In the past, torrent and streaming sites could display ads from top-tier providers with few problems. However, in recent years, the so-called “follow the money” anti-piracy tactic has forced the majority away from pirate sites, meaning they now have to do business with ad networks that may not always be as tidy as one might hope.

While these warnings are the very last thing the sites in question want (they’re hardly good for increasing visitor numbers), they’re a gift to entertainment industry groups.

At the same time as the industries are forcing decent ads away, these alerts provide a great opportunity to warn users about the potential problems left behind as a result. A loose analogy might be deliberately cutting off beer supply to an unlicensed bar then warning people not to go there because the homebrew sucks. It some cases it can be true, but it’s a problem only being exacerbated by industry tactics.

It’s worth noting that no warnings are received by visitors to TorrentDownloads using Android devices, meaning that desktop users were probably the only people at risk. In any event, it’s expected that the warnings will disappear during the next day, so the immediate problems will be over. As far as TF is informed, the offending ads were removed days ago.

That appears to be backed up by checks carried out on a number of other malware scanning services. Norton, Opera, SiteAdvisor, Spamhaus, Yandex and ESET all declare the site to be clean.

Technical Chrome and Firefox users who are familiar with these types of warnings can take steps (Chrome, FF) to bypass the blocks, if they really must.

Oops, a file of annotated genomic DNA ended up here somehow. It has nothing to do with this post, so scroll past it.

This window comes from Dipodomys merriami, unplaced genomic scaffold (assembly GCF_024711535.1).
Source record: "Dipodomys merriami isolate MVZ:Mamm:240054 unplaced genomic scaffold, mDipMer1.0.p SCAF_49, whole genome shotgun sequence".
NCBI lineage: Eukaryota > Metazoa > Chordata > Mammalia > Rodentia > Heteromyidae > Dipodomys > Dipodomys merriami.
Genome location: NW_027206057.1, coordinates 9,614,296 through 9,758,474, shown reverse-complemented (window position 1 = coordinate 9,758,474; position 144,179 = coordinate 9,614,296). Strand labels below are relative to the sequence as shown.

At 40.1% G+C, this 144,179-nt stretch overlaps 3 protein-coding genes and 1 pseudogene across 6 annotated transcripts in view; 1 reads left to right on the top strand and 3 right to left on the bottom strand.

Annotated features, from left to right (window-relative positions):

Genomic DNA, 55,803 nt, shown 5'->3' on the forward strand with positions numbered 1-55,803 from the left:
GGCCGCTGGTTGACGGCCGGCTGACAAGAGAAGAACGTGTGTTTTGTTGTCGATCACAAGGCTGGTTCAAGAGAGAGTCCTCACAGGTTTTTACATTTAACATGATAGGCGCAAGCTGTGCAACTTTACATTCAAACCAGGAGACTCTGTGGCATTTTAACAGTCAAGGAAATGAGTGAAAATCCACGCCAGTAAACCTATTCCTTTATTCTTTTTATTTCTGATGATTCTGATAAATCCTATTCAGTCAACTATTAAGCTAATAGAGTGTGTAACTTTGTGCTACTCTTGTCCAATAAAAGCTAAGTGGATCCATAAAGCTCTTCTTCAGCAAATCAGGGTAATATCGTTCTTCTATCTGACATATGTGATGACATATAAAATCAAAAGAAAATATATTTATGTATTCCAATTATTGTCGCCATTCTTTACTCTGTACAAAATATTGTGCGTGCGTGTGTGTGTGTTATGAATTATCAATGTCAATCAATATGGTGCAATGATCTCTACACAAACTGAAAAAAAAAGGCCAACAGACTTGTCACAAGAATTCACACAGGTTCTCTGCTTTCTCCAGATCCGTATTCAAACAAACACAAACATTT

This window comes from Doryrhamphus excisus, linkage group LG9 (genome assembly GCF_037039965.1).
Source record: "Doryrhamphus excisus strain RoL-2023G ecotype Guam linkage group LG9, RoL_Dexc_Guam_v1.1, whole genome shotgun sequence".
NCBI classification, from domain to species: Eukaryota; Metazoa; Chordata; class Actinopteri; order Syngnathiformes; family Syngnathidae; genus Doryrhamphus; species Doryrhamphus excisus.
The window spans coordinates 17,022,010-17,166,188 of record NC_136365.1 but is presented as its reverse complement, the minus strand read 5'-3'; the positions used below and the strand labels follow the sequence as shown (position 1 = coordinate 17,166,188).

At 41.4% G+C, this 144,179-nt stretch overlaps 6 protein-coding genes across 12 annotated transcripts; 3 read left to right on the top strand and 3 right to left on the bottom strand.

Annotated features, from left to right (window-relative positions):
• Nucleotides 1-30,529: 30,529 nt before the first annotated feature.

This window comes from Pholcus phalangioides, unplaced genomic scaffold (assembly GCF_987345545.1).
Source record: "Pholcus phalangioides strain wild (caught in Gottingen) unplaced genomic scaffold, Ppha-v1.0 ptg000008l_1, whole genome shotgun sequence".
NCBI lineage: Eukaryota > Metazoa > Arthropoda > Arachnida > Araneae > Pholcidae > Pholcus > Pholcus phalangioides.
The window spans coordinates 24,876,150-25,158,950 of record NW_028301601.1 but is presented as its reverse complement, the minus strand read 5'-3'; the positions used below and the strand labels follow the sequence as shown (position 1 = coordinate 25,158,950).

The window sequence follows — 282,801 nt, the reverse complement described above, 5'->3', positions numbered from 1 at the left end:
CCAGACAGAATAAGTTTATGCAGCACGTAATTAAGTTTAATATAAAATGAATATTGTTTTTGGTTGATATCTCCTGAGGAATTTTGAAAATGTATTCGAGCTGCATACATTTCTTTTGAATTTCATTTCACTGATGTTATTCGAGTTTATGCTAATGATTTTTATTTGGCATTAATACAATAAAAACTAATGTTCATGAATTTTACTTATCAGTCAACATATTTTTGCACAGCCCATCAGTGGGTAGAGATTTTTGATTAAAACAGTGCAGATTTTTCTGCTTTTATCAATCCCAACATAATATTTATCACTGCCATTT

Source: TF, for the latest info on copyright, file-sharing, torrent sites and ANONYMOUS VPN services.

Spaghetti Download – Web Application Security Scanner

Post Syndicated from Darknet original https://www.darknet.org.uk/2017/10/spaghetti-download-web-application-security-scanner/?utm_source=rss&utm_medium=social&utm_campaign=darknetfeed

Spaghetti Download – Web Application Security Scanner

Spaghetti is an Open-source Web Application Security Scanner, it is designed to find various default and insecure files, configurations, and misconfigurations.

It is built on Python 2.7 and can run on any platform which has a Python environment.

Features of Spaghetti Web Application Security Scanner

  • Fingerprints
    • Server
    • Web Frameworks (CakePHP, CherryPy,…)
    • Web Application Firewall (Waf)
    • Content Management System (CMS)
    • Operating System (Linux, Unix,..)
    • Language (PHP, Ruby,…)
    • Cookie Security
  • Bruteforce
    • Admin Interface
    • Common Backdoors
    • Common Backup Directory
    • Common Backup File
    • Common Directory
    • Common File
    • Log File
  • Disclosure
    • Emails
    • Private IP
    • Credit Cards
  • Attacks
    • HTML Injection
    • SQL Injection
    • LDAP Injection
    • XPath Injection
    • Cross Site Scripting (XSS)
    • Remote File Inclusion (RFI)
    • PHP Code Injection
  • Other
    • HTTP Allow Methods
    • HTML Object
    • Multiple Index
    • Robots Paths
    • Web Dav